Their 2nd visit was around my birthday. They walked in with a 20lb restaurant size can of Pork and Beans for my birthday present! The label had been adjusted to say.. "Scrap of fat and beans!" This was the beginning of a beautiful friendship, I could tell.
By the next summer Warren and I were inseparable. We would remain that way until he would go to Washington DC for an internship a year later.. For some odd reason we became very popular in our ward. He and I would plan dinners and outing and it would literally end up being a ward activity. It got so crazy that the bishopric had asked to come to our outings and they would bring their families along. We had camp outs, trips to lagoon, the zoo and so on. ,We had made up nick names for each other: Since we laughed alot about Eddy Murphy playing Buckwheat on Saturday Night Live singing "nookin' pa nubb in all da wong paces" I called him Nook, he called me Nubb. We were both on the ward softball team, he in left field and I in center field. The two lefties. We hung out together on a daily basis. We both loved to cook so we were often in his kitchen or mine some portion of every day or evening. We were both interested in being cops and secret service personnel. We even made up code that he and I would only understand. Eventually he would be a cop AND is now in the secret service. Of course when he shares with me his adventures it's followed by... "you can't let this out of the bag, or I'll have to kill you."

A typical day would go as follows:

I'd receive a phone call about 10:am, It would be Warren...
" Just calling to check in, and see what's on the docket for later. Talk to you soon."

We'd go throughout our business of the day and then I'd receive a 2nd phone call that would say...
" Hey! Movie starts in 45 minutes, I've got tickets and will pick you up in 20!"
" Hey, I got a raw chicken, some onion and peppers. I don't know what to do with this thing, but I'll make some rice and you take care of the bird and we'll call it dinner!"

At least once a month I'd hear...
" We're doing a session at the temple 6 be ready!"

We would find new and exciting ways to exterminate the box elder bugs in his house, dig up dandelions roots in his yard with screwdrivers and spoons, lay sod, wash cars, pull up tree stumps, and he'd tell me the most fabulous stories about he and his brothers growing up in the different embassies around the world.

His family and my family loved the M*A*S*H series. I came on every night at about 10:pm. We each knew the other was watching so the first one to call the other with the favorite tag line of the show was the winner! If you were at my apt 10:pm at night and Warren was calling, you'd here me answer the phone screaming something like... "THE WIND JUST BROKE HIS LEG!" and fall out laughing! We'd then watch the show together via the phone with our famous commentations. We were closet Barry Manilow and Karen Carpenter fans. They both sing those old sappy heartbroken love songs perfect for a bad day. (yeah we went to see Barry Manilow when he was in town.) If he were having a bad day, he'd call and leave this simple message "Karen Carpenter" That was my que to pick up a half gallon of Mint choc chip ice cream, our favorite, and 2 spoons and rush over that night. My code for having a bad day was "Barry Manilow" and he'd do the same for me. His brother Steve was just as awesome. He was quiet but man was he HILARIOUS. I'd find out month after my birthday it was his idea to get the infamous can of beans that we passed around for years. It would show up as birthday and Christmas gifts, side dishes for dinners, camp outs, and even wedding gifts... Today, if one of us got an anonymous can of beanies & weenies in the mail, we'd know who it was from.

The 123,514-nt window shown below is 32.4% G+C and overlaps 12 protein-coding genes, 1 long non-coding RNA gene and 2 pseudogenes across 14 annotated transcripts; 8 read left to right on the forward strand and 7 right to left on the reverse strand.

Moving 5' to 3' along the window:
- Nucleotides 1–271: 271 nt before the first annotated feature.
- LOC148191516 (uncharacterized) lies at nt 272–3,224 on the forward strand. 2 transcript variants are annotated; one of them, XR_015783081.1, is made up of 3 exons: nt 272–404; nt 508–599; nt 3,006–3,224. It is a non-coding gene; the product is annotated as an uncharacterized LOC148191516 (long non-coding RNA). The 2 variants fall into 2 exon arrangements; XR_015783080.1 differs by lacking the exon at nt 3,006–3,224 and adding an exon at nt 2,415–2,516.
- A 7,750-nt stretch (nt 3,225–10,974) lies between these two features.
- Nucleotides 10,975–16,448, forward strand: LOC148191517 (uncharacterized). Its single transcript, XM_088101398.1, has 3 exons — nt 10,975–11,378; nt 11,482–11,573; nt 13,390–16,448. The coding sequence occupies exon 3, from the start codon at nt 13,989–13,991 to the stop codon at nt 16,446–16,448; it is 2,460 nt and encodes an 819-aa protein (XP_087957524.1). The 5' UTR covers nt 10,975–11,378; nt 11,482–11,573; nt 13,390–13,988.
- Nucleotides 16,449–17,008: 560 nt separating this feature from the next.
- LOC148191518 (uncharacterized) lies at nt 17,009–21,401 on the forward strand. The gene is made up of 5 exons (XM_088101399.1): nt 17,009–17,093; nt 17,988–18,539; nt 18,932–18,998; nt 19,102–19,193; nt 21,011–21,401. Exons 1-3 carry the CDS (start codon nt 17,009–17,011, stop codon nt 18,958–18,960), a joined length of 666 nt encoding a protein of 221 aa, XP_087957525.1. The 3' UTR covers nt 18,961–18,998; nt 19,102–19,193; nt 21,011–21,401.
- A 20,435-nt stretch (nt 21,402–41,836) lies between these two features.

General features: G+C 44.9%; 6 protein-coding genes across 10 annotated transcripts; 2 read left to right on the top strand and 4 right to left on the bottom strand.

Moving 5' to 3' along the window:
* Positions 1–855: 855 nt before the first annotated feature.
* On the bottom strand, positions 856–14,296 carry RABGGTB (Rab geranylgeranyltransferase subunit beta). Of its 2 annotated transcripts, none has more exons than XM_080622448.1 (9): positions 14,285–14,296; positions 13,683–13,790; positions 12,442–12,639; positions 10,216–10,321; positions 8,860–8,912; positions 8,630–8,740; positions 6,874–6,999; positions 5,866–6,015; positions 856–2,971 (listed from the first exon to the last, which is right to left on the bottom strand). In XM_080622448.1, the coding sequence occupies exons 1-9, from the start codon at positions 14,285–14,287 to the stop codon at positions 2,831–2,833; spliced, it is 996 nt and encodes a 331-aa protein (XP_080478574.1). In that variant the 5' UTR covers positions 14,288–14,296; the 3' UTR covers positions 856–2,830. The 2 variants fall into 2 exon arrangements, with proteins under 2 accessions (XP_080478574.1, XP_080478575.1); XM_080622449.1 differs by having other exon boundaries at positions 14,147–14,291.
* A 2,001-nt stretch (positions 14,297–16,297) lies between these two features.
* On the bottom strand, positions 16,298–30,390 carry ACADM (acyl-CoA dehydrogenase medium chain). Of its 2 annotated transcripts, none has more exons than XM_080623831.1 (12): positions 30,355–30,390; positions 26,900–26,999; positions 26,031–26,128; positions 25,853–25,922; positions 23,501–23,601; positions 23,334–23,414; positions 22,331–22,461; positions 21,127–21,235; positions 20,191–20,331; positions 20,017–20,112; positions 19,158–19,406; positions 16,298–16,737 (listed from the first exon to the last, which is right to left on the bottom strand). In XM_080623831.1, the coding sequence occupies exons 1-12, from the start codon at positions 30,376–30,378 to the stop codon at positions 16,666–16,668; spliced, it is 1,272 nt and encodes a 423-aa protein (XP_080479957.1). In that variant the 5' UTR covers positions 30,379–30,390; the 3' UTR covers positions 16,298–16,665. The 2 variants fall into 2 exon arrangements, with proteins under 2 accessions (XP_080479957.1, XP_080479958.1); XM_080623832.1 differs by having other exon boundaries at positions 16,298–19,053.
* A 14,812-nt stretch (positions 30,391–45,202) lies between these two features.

As the summer of 93 was rolling to an end, we had just finished dinner at his house. Ali had fallen asleep on the couch (she was only 3 years old and uncle warren had read her a story and she had fallen asleep on his couch.) I was sittin on the back steps to the porch watching meteors shoot through the sky. He turned off the porch light so I could see them better and sat next to me. We sat there shoulder to shoulder. And watched the Meteor showers together joking and laughing the way we do.
He sort of nudged me and said...
"you know, you have made this one of the best summers ever!"

I sort of elbowed him back and said..."It's all in the beans, man! All in the beans!"
We sat their laughing the rest of the night. So fitting for he and I. A year later before he left for an internship in Washington DC, He and I were asked to speak in sacrament together on what would be his last Sunday in that ward. I would speak first, he would speak last and we'd "end this thing early (our ward was notorious for EASILY going over 10-15 minutes.)
According to plan, when Brother Jones ended his talk, we had 10 minutes to spare. He returned to his seat next to me, looked at the clock and said..
."Damn! We're good!."
We did "our" hand shake and waited for the Bishop to "end this thing early."

We spent that night packing his car to go to Washington D.C. It was difficult. We had literally been together everyday for over a year and a half. We were best of friends and there were sparks that neither one of us acted upon until a couple years later. I'm a big chicken when it comes to acting on sparks. Yeah I know I talk smack about alot of stuff but matters of the heart is a whole new game. That night he and I sitting on the steps of his back porch as we had done some many times before, sipping down his homemade milk shakes listening to the stereo.

An older song of Richard Marx filled the air:
Hold On to the Night
Hold On to the Memory...

Warren slipped his arm around my shoulders and said what we were both thinking
"How and I supposed do every day without you?"

My mind flooded back to a few years earlier with with Travis and I sitting at Liberty Park. I wondered how come every time I have some sort of Goodbye with someone I care about Richard Marx shows up?
Wanting to keep the mood light, I took a sip on my shake looked at him and said..."don't worry, it'll be like you've never left." Little did he know at that time there was a 20 lb can of "scrap of fat and beans' hidden under all the luggage in the back seat of his car.

This summer, 2007 is already burning those same types of memories into my mind.

"And I remember every moment of those endless summer nights..."